Plot: What’s it about?
Butch Cassidy (Paul Newman) and the Sundance Kid (Robert Redford) are members of the most feared group of bandits in the West, the Wild Bunch. But in recent days, Cassidy has been replaced as the group’s leader and Harvey Logan now stands in and has a plan for the next heist. Cassidy refuses to yield power without a fight however and is able to best Harvey, so he reacquires power and prepares for not one, but two robberies. The group will rob the Union Pacific Flyer train on its first ever trip, then rob it once again on the return venture. The idea is that since no one will expect the same train to be robbed twice in a row, the second trip will have a much larger payoff on board. But when the plan falls apart and countless forces are hot on their trail, can Butch and Sundance find a way to escape this explosive situation?
If there is such a thing as a popcorn western, this is one. Butch Cassidy and the Sundance Kid takes two well known historical figures, disregards the known record of both men, and just tries to knock out two hours of entertainment. In other words, this isn’t going to enlighten you about the real life events, as the filmmakers chose to go for fun over fact. I think we can all agree this isn’t what the Old West was like, but it is still a fun ride, to be sure. This larger than life tale throws us into some wild times, as the bandits engage in shootouts, romances, and all stops in between. Paul Newman and Robert Redford are ideal for these roles and their performances add so much. As fun as the movie is, this Blu-ray disc is a disappointment. The transfer is lackluster and half the supplements are absent, so only diehard fans will want to upgrade this one.
Video: How does it look?
Butch Cassidy and the Sundance Kid is presented in 2.35:1 anamorphic widescreen. This hands down one of the most disappointing transfers I’ve seen on a high definition release. The source is soft, worn, and washed out, which handicaps the entire visual presentation. This is such a beloved picture, you’d think Fox would invest in a restoration and one is needed, as the print is not up to snuff. The visuals sport poor depth and very little improvement in terms of detail, which colors appear faded and contrast is not where it should be. This isn’t the worst transfer I’ve ever seen, but Butch Cassidy and the Sundance Kid deserves better and fans are sure to be let down.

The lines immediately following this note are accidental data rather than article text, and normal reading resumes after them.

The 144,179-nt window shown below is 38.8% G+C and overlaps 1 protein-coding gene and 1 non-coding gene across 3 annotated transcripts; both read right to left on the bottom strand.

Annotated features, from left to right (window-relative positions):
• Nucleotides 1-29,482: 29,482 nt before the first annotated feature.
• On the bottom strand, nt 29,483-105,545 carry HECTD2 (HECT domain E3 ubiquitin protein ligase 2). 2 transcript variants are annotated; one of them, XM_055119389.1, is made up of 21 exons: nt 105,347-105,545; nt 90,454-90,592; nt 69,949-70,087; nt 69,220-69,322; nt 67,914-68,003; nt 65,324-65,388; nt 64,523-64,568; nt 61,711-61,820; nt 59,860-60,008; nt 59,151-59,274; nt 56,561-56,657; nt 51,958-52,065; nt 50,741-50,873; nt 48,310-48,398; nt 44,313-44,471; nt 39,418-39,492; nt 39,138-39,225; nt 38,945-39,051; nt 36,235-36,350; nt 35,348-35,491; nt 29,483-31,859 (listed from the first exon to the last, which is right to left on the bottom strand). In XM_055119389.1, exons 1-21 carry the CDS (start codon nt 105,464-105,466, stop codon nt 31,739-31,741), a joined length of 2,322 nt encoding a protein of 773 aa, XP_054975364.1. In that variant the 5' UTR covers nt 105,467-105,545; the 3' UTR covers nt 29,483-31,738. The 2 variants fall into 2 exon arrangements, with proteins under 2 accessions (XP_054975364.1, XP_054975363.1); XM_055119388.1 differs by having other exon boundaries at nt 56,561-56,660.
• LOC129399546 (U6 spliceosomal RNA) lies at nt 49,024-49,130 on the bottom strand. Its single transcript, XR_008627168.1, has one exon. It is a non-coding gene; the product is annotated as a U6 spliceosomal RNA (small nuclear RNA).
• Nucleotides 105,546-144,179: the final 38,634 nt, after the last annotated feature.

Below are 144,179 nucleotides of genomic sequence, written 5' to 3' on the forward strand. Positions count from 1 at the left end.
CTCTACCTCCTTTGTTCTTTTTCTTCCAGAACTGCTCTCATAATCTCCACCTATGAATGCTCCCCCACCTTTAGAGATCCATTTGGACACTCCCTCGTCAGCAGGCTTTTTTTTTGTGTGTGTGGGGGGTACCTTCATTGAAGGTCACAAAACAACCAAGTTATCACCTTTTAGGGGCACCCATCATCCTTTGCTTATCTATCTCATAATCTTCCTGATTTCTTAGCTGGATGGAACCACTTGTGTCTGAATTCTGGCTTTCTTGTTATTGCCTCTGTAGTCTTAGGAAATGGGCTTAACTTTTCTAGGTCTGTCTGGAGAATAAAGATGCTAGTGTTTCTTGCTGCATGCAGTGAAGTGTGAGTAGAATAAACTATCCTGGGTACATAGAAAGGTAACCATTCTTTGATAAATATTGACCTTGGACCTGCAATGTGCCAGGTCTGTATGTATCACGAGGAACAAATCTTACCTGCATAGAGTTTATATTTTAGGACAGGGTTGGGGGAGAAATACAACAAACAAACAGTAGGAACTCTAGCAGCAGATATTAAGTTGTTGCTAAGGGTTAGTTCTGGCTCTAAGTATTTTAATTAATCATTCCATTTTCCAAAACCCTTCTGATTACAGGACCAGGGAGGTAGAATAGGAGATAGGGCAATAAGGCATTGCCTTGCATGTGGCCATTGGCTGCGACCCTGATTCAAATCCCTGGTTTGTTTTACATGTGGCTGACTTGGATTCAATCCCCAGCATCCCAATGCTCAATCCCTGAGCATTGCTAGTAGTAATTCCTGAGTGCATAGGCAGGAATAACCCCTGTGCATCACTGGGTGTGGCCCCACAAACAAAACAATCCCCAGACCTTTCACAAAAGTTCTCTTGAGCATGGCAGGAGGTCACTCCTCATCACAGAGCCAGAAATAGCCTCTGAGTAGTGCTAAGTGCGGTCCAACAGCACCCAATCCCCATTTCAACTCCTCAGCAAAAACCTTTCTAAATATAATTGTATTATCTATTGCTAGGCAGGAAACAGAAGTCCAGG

Audio: How does it sound?
This release includes a lossless DTS HD 5.1 option, but its hard to tell this is even a surround sound experience. A few minor instances of surround presence do crop up, but by and large, the audio never leaves the front channels. When there is rear channel presence, it is minor and fleeting at best. To be fair, the audio sounds fine, but given the potential of the soundtrack, I was a little let down. This sounds like a mono soundtrack with a handful of lively moments, but at least the elements haven’t been degraded by the tolls of time. This disc also includes a mono option, Spanish and French language tracks, and subtitles in English, Spanish, Korean, and Cantonese.
Supplements: What are the extras?
Not all of the extras from the Special Edition DVD release have returned, but most of the substantial goodies have been ported over. A pair of audio commentaries have been included, the first a solo track with screenwriter William Goldman and the second with director George Roy Hill, lyricist Hal David, filmmaker Robert Crawford, Jr., and cinematographer Conrad Hall. Goldman’s session is rather dull to be honest, but the group track has some worthwhile moments. The track isn’t fluid, as the participants were recorded on their own, but the session still provides some good information. All of What Follows is True is a thirty-six minute look back on the shoot and the film’s lasting legacy. Not as in depth as I’d like, but some solid interviews with most of the prominent players makes this worth a look for fans. Another featurette compares & contrasts the movie’s bandits with their real life counterparts, while other extras include a deleted scene and three of the film’s theatrical trailers.